Crushing your regular gym routine is good for you (duh). In addition to strong-body benefits and endorphin boosts, exercise has been shown to lower your risk of cardiovascular disease, diabetes, cancer, and your overall risk of early mortality.
But a new study published in JAMA Internal Medicine, is making a case for maintaining an active lifestyle even outside of your dedicated sweat sessions.
Researchers from the National Cancer Institute mined a massive pile of existing data (we’re talking 12 studies in the U.S. and Europe involving 1.4 million participants) to explore how active leisure-time activities have an impact on the risk for different types of cancers. The data involved self-reported physical activity from 1987 to 2004 and analyzed the associated risk of 26 different types of cancer over a median 11-year follow-up period.
And they found some pretty big benefits to forgoing downtime on the couch in favor of something more active. Higher levels of physical activity were associated with lower risks of 13 different types of cancer, including liver cancer (27 percent lower risk), lung cancer (26 percent lower risk), kidney cancer (23 percent lower risk), endometrial cancer (21 percent lower risk), colon cancer (16 percent lower risk), and breast cancer (10 percent lower risk).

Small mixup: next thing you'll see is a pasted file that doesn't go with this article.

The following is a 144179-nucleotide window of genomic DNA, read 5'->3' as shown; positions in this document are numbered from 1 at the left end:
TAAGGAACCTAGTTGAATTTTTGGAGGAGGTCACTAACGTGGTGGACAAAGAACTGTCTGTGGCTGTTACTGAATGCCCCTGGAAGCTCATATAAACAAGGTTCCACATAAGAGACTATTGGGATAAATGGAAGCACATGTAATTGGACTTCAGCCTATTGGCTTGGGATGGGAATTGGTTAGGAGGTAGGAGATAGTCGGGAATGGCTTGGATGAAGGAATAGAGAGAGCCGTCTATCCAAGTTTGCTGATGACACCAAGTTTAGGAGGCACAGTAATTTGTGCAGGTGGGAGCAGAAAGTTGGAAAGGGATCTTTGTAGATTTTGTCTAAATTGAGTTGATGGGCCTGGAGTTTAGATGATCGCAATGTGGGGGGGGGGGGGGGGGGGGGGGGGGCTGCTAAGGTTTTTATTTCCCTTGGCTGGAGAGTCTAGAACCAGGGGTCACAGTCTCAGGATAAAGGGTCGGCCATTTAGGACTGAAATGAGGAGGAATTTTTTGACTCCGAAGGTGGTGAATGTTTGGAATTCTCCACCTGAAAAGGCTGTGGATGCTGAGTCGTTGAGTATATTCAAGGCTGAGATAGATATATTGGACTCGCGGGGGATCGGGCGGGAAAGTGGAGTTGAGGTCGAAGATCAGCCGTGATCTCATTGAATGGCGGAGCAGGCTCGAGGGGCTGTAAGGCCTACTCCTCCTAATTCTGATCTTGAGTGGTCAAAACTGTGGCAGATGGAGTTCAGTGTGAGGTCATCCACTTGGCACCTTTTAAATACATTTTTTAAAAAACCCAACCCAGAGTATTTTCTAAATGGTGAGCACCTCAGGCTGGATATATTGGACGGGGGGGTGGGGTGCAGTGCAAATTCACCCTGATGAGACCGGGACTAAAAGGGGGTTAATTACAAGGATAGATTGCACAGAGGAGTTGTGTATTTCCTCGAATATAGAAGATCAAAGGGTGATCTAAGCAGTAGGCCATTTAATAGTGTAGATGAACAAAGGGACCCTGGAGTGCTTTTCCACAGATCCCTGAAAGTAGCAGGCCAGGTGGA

Overall, higher levels of physical activity were associated with a 7 percent lower risk of total cancer.
Despite the declines, there was one type of cancer that had a significantly higher risk of developing in participants who reported being more active in their leisure time: malignant melanoma. But the solution is simple: If you’re going to keep those leisure-time activity levels up by hitting the hiking trail, taking a walk with friends, or cruising around town on your bike, make sure you slather on the sunscreen first.